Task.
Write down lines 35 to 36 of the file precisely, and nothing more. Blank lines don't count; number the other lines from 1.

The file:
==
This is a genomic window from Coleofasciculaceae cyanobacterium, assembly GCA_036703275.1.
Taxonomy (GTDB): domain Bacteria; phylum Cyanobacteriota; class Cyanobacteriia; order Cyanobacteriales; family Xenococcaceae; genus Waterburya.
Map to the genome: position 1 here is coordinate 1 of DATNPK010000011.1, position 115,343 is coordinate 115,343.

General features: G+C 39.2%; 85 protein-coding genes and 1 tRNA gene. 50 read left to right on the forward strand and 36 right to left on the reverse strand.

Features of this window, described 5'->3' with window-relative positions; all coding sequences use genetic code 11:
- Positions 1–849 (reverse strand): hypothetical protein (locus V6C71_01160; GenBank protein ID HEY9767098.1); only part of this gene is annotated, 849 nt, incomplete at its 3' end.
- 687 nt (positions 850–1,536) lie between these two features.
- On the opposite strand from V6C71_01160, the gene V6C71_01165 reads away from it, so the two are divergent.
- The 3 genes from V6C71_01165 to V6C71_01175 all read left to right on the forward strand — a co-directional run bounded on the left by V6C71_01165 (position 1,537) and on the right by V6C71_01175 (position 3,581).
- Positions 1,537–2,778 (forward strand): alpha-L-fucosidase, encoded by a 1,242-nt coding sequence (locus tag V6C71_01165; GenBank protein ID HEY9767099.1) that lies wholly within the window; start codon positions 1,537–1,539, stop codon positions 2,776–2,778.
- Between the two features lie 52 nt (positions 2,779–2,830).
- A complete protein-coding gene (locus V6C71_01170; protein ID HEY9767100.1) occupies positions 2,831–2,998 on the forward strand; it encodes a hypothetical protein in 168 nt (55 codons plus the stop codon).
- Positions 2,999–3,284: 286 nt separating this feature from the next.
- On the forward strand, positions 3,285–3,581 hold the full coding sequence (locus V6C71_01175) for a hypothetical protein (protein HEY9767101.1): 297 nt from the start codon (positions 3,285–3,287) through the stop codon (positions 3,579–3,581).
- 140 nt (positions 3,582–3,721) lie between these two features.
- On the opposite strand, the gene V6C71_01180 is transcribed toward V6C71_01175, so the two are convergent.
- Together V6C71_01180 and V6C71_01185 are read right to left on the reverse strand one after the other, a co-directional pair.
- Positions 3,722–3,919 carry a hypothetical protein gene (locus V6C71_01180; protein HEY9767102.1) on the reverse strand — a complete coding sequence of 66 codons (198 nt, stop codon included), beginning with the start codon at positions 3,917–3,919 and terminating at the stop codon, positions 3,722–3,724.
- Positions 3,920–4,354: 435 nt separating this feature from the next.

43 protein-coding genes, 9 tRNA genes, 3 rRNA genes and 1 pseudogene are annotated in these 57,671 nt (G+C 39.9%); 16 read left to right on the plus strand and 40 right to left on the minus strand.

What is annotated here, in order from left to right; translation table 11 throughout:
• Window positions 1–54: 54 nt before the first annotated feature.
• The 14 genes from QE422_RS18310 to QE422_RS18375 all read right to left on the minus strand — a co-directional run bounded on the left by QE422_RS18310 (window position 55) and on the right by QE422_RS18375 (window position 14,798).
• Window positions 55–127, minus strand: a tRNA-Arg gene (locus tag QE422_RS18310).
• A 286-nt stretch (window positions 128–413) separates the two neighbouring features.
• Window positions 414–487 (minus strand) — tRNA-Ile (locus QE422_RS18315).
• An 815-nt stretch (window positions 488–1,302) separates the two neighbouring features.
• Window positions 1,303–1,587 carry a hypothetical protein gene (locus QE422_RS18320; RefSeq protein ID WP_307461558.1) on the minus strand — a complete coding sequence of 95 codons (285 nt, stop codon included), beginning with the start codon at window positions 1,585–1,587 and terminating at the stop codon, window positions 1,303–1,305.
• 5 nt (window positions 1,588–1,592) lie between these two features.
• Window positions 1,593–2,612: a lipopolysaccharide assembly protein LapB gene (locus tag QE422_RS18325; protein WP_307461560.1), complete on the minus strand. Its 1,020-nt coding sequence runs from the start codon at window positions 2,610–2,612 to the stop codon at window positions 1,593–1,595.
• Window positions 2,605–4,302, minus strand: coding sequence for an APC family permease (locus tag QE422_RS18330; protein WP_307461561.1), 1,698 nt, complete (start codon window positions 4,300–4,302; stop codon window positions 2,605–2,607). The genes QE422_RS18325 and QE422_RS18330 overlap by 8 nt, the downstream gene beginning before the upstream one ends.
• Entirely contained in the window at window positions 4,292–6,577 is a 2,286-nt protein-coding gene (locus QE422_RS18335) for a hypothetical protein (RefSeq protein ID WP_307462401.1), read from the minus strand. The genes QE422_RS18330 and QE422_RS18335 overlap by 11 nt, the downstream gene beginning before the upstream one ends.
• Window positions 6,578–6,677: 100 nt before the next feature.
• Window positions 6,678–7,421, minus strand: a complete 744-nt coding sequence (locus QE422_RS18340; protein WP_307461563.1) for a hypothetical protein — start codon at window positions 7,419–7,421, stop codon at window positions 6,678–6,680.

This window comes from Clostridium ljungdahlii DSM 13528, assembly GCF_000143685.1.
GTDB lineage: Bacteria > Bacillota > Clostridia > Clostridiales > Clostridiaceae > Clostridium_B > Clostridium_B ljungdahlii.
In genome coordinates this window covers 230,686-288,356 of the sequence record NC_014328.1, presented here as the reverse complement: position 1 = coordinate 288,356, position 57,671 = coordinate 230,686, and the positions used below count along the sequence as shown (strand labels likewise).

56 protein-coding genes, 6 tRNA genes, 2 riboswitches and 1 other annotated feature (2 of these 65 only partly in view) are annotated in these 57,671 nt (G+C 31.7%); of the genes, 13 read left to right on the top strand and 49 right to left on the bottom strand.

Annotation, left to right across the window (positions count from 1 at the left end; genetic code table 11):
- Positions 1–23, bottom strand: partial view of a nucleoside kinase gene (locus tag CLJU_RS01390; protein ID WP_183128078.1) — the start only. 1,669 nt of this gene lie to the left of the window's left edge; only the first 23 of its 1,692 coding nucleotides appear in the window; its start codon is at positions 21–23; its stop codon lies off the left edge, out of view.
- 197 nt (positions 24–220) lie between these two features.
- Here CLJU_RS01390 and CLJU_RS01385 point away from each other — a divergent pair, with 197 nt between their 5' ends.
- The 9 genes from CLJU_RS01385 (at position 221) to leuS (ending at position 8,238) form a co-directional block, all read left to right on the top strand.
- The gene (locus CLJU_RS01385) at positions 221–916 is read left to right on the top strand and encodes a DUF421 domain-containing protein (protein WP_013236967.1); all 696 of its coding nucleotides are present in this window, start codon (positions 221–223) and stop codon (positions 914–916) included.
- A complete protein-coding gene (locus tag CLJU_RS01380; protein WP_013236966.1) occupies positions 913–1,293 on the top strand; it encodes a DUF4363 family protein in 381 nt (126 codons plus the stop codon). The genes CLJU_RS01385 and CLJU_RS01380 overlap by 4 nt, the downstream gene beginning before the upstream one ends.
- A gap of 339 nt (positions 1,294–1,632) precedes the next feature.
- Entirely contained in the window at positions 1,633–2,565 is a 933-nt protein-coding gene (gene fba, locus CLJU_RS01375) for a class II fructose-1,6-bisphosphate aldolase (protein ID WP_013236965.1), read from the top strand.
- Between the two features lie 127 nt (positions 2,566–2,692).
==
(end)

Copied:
This window comes from Clostridium ljungdahlii DSM 13528, assembly GCF_000143685.1.
GTDB lineage: Bacteria > Bacillota > Clostridia > Clostridiales > Clostridiaceae > Clostridium_B > Clostridium_B ljungdahlii.